The Family Way


THE FAMILY WAY was the biggest homegrown hit in Britain in 1966 and when released the following year in the States it pulled a respectable $5,000,000 or thereabouts. The attendant publicity buzz was not just that it had something to do with Sex, but that said sex involved 20-year-old Hayley Mills, now grown-up enough to even slip a peek of the Mills bum—has the World gone starkers? Apparently it had, or she had, because the other bare-thee-well of the chatter puzzle was that the former Disney darling fell for her director, Roy Boulting, 53 (yikes) and married (the little vixen! the dirty bugger!), and they began an affair. Bygone dirt now dished, the movie they made is a total charmer. *


Their planned honeymoon in sunny, sexy Spain cancelled thanks to a bogus promoter, young newlyweds ‘Jenny Piper’ (Hayley) and ‘Arthur Fitton’ (Hywel Bennett) find privacy a problem when living in the house with Arthur’s parents and brother. Stress combined  with virginal nerves play havoc with Arthur’s ability to consummate bliss, and soon enough everyone in their Lancashire town knows the pair aren’t properly pairing. The spirit may be willing to sail, but the HMS Bloke is stuck in dry dock.

Boulting and Jeffrey Dell wrote their witty and compassionate script based off “All in Good Time”, a working-class comic play written five years earlier by Bill Naughton (Alfie). Intimate, gentle and revealing, pointedly funny in an observant and forgiving fashion, ultimately quite touching, it’s an excellent showcase for a spot-on cast.


Though her fame rested on her winning personality and sunny cuteness in her delightful Disney classics like Pollyanna and In Search Of The Castaways, the younger Hayley had also done well in dramas Tiger Bay, Whistle Down The Wind and The Chalk Garden. Now she showed the same skill as an adult; still charming and smart, she never misses a beat, but the cute had up-shifted into fetching. Bennett, 22, a budding Welsh talent, made his feature debut here, and he’s very good: Boulting related “We weren’t purposely looking for an unknown, but mostly for someone who had the appearance of both sensitivity and masculinity.” Playing his father is Hayley’s real dad, John Mills, whose role as Arthur’s blustery, somewhat clue-shy old man is one of his very finest, a skillful blend of farce and pathos, defiantly oblivious loneliness. Marjorie Rhodes is likewise superb as his wise, wry, long-suffering wife ‘Lucy’. Also fine are John Comer and Avril Angers as the forlorn yet hopeful bride’s bickering but concerned parents. Every personality is exceptionally well-drawn.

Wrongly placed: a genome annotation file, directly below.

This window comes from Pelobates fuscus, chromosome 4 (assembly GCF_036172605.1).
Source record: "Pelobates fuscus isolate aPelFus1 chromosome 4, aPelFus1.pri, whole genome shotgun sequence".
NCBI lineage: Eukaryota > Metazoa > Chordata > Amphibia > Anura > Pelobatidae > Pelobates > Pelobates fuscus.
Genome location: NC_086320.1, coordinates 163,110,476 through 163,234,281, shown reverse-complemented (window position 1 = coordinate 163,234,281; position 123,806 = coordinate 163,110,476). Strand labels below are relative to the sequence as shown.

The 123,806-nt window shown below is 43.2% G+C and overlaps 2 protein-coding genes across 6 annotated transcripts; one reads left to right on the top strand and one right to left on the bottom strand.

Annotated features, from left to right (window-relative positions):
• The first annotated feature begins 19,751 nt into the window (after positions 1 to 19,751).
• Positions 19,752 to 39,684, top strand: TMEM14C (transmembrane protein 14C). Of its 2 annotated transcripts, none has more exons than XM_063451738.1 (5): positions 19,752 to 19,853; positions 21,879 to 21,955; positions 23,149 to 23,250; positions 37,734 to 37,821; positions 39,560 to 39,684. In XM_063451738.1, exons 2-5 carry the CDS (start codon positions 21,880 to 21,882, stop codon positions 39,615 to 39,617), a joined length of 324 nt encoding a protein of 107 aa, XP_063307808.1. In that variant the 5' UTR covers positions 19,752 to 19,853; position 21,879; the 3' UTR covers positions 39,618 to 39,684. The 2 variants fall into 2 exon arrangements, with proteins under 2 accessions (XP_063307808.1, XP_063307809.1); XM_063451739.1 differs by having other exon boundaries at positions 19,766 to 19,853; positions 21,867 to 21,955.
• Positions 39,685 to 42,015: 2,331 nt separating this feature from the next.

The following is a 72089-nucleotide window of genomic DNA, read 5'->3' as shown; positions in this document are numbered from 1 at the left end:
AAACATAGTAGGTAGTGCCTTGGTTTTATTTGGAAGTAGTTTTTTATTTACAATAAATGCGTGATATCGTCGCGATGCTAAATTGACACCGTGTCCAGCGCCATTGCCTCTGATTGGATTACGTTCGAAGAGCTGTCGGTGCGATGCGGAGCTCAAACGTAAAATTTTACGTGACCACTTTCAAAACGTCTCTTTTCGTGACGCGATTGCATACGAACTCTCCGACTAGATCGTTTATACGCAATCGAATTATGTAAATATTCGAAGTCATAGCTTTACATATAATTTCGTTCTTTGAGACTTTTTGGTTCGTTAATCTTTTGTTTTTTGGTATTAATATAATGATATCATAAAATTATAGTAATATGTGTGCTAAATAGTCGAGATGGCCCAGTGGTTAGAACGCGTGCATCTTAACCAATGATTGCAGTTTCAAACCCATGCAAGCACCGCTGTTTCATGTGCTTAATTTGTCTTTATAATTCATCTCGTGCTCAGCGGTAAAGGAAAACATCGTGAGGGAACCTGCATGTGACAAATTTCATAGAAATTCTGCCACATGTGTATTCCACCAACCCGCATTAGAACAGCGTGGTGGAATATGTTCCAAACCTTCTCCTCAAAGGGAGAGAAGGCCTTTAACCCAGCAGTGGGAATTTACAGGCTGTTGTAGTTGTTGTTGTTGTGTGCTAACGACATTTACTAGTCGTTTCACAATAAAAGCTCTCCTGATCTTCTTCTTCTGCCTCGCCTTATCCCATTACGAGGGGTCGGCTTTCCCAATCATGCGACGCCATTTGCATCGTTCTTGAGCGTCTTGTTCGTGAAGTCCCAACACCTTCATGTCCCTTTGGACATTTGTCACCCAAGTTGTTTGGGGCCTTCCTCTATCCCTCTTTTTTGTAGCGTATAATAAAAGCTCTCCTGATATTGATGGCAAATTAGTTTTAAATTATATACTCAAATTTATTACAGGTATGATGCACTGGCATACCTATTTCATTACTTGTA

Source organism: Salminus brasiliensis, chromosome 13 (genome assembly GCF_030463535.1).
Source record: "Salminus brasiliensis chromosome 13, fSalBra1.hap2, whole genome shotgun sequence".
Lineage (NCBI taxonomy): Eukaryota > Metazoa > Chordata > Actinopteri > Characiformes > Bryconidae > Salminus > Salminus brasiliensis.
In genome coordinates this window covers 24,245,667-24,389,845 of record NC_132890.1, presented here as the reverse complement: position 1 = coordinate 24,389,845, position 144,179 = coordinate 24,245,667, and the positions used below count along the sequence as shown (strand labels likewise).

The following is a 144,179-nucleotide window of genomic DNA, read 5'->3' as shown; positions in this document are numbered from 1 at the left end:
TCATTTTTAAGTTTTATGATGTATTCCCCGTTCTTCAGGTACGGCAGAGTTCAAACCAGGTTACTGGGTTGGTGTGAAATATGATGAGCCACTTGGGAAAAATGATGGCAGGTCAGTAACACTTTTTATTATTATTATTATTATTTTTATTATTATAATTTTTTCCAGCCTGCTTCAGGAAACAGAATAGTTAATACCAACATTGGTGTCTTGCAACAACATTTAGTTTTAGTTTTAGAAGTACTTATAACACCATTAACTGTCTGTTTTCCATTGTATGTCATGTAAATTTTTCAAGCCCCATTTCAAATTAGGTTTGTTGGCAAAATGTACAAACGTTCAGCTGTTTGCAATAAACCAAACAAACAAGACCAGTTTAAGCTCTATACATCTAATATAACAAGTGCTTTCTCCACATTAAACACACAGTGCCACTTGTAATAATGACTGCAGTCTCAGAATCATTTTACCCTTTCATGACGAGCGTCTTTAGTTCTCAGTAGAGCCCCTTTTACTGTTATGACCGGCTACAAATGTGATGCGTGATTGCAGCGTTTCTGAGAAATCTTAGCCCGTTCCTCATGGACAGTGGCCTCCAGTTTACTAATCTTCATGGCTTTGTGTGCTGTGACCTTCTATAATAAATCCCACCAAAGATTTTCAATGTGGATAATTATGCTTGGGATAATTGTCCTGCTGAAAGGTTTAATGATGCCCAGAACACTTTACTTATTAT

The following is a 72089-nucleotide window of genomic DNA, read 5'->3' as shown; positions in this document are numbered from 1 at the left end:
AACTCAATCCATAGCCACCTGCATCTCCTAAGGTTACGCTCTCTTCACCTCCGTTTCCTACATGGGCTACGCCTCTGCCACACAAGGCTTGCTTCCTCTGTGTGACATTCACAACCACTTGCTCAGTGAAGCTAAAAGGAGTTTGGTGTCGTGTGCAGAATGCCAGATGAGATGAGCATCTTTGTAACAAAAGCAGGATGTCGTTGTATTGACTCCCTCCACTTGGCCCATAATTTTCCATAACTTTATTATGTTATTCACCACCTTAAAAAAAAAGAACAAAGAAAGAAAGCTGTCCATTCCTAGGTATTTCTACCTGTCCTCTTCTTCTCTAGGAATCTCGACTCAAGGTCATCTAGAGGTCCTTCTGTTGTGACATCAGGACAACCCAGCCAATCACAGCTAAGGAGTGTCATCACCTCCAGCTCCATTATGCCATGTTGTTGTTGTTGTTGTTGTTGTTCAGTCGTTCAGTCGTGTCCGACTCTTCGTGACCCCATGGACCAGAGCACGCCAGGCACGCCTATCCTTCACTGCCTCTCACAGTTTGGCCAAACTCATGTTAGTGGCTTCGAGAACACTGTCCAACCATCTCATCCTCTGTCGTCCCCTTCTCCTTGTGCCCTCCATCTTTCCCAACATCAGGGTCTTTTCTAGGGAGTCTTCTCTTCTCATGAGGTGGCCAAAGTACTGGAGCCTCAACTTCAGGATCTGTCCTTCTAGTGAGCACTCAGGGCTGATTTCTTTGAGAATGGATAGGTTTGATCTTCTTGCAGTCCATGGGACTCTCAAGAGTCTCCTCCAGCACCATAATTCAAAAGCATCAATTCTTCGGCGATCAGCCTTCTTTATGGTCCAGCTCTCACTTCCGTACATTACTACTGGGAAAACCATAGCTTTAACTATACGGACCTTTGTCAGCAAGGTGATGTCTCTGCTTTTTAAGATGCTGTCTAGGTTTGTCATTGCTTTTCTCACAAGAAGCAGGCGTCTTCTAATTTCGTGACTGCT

Filmed in the towns of Bolton, Rockdale and Slough, it also features a pleasing soundtrack from Paul McCartney and George Martin. With Murray Head (the cheeky brother), Wilfrid Pickles, Barry Foster and Liz Fraser. 115 minutes.


* Hayley Mills and Roy Boulting married four years later; it lasted for seven. Hywel Bennett would be cast again with Hayley in the 1968 thriller Twisted Nerve and the lame 1972 mystery Endless Night. He also was godfather to her first child. Bennett passed away at 73 in 2017. This was John Mills’ 4th picture acting with his daughter, following Tiger Bay (1959), The Chalk Garden (1964) and The Truth About Spring (1965). He’d just directed her in the winning, little-seen Sky West And Crooked.

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Hayley’s old boss Walt Disney passed late in ’66, though not from hearing the scandal gossip about his fan-capturing Pollyanna. However, it’s an unconfirmed rumor that Hayley’s freefall into adulthood sent Dumbo on a champagne bender, saw Tinkerbell headed for Vegas and provoked college students running the Matterhorn ride to start shaking down line-exhausted families from Iowa.



On the set


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